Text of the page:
The widespread outrage and condemnation on radio stations and social media platforms over the last two days, following the shooting death of six-year-old Kylie Meloney, is a signal to the authorities that right-thinking, law-abiding citizens are not prepared to tolerate another year of violent killings, and more so when innocent children are the victims.
Citizens are understandably angry with the continuance of killings that caused 2022 to hit an all-time record for T&T.
Part of the problem, however, is that the expressions of outrage that often follow the killings, tend to diminish until the next one occurs, fuelled by a notion that the police and Government are the only ones responsible for changing things.
However, young Kylie's death is part of the wider problem; that is the prevalence of high-powered weapons in the hands of criminals.
With the ability to discharge 180 rounds a minute with these weapons, murderers are often unconcerned about singling out their targets, hoping instead that by rapidly spraying bullets, at least one would hit their intended victim.
Therefore, in a small wooden house that cannot withstand 7.62 mm bullets from AK47 and AR15 rifles, the probability of innocent victims like Kylie also being hit was higher.
The six-year-old's murder on Sunday is the third such incident in three months, following the killings of nine-year-old Jomol Modeste and three-year-old Nazim Owen in October last year.
Modeste was gunned down while playing at the African Recreation Ground in Enterprise, Chaguanas, on October 15th, as gunmen fired without discretion and Owen was among four people fatally shot when gunmen opened fire on a vehicle in Diego Martin on October 24th, all collateral damage in violence among adults.
To call upon criminals to stop targeting children, therefore, is to suggest that murderers are directly targeting the children in the first place, or that perpetrators of these heinous crimes are awaretheir actions are directly putting children in danger.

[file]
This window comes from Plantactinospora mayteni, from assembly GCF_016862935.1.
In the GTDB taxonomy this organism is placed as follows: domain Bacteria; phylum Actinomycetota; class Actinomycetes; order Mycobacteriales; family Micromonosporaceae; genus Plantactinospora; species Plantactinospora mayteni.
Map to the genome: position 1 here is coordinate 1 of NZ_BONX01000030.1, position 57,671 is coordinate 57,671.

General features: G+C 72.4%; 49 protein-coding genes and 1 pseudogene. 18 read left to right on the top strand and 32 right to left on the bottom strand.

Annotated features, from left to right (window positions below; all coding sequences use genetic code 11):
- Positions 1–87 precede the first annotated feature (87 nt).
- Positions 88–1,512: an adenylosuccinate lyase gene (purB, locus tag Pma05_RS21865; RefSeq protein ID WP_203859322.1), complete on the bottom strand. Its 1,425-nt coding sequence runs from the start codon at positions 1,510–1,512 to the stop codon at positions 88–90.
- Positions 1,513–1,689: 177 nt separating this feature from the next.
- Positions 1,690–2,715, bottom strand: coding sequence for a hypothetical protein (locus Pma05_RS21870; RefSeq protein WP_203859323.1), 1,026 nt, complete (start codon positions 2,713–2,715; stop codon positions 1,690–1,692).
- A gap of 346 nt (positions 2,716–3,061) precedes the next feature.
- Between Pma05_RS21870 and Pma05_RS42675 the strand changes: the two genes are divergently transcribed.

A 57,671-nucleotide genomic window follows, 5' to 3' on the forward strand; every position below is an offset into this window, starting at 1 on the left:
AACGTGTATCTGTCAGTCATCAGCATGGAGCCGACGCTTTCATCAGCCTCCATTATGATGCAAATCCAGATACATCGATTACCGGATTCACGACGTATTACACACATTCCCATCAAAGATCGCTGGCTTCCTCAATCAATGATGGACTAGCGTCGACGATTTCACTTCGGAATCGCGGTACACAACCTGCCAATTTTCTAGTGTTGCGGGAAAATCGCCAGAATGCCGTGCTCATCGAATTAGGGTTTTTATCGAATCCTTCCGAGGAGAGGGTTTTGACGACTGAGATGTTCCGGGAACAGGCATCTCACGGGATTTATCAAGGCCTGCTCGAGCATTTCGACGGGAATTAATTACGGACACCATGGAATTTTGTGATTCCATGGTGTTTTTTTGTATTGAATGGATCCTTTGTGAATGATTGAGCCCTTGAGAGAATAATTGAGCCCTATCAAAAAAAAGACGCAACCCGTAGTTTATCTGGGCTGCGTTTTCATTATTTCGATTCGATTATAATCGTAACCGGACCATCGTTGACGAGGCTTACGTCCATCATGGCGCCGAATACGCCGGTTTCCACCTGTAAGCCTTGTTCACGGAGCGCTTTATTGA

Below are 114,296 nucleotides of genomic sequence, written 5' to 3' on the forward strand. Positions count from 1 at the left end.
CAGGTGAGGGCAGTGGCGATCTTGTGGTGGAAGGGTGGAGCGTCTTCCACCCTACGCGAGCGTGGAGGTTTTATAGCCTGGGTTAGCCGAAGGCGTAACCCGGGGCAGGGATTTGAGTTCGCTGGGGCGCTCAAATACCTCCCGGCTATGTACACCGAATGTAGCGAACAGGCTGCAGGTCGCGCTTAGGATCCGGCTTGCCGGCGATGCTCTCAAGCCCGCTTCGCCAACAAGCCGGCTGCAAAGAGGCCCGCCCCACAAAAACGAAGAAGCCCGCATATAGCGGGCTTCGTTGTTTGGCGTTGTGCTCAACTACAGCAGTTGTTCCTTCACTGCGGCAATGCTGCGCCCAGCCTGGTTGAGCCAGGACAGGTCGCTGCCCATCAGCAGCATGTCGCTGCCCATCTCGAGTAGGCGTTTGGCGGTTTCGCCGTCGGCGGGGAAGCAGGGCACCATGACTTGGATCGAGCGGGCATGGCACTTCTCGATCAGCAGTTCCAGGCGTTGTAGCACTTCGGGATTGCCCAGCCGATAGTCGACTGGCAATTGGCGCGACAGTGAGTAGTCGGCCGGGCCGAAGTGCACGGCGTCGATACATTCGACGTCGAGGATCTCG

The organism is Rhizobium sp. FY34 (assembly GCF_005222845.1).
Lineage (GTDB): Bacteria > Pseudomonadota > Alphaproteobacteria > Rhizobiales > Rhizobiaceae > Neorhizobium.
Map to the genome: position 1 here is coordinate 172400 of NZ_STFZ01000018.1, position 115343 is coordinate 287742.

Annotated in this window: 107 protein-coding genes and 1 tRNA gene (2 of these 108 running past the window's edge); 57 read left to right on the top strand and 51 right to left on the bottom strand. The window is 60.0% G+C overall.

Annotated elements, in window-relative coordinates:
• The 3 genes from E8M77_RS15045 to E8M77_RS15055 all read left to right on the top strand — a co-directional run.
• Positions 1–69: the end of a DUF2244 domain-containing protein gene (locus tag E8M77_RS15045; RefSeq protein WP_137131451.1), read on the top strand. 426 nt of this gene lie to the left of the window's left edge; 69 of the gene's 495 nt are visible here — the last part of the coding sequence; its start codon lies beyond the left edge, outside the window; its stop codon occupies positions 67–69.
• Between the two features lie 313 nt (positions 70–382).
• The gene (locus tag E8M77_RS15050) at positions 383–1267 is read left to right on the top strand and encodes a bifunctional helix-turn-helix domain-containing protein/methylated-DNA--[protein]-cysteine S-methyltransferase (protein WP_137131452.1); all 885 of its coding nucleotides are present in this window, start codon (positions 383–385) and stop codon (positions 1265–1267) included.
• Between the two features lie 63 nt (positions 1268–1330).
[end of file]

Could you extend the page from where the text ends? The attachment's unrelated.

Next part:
The cold-heartedness that we've witnessed in the last 12 months does not engender any confidence that the modus operandi among those holding these high-powered weapons would shift.
To stop the loss of innocent lives, therefore, requires removing weapons from the hands of criminals, specifically those in possession of high-powered semi-automatic guns that are now frequently being used in crimes.
Success here depends not only on the intelligence of our protective services, but on the cooperation of all citizens.
This is why Prime Minister Dr Keith Rowley's call for those who see something to say something must be adhered to among all of us, once safe whistle-blowing mechanisms are in place to do so.
Dr Rowley rightly referenced relatives of criminals and others within the community who very well know of people who possess these types of guns and continue to protect them.
We cannot have it both ways.
The loss of Kylie's life is just as much a result of criminal protection, as it is about the criminals themselves.
Former British MP Edmund Burke's famous proverb still rings true today, "The only thing necessary for evil to triumph in the world is that good men do nothing."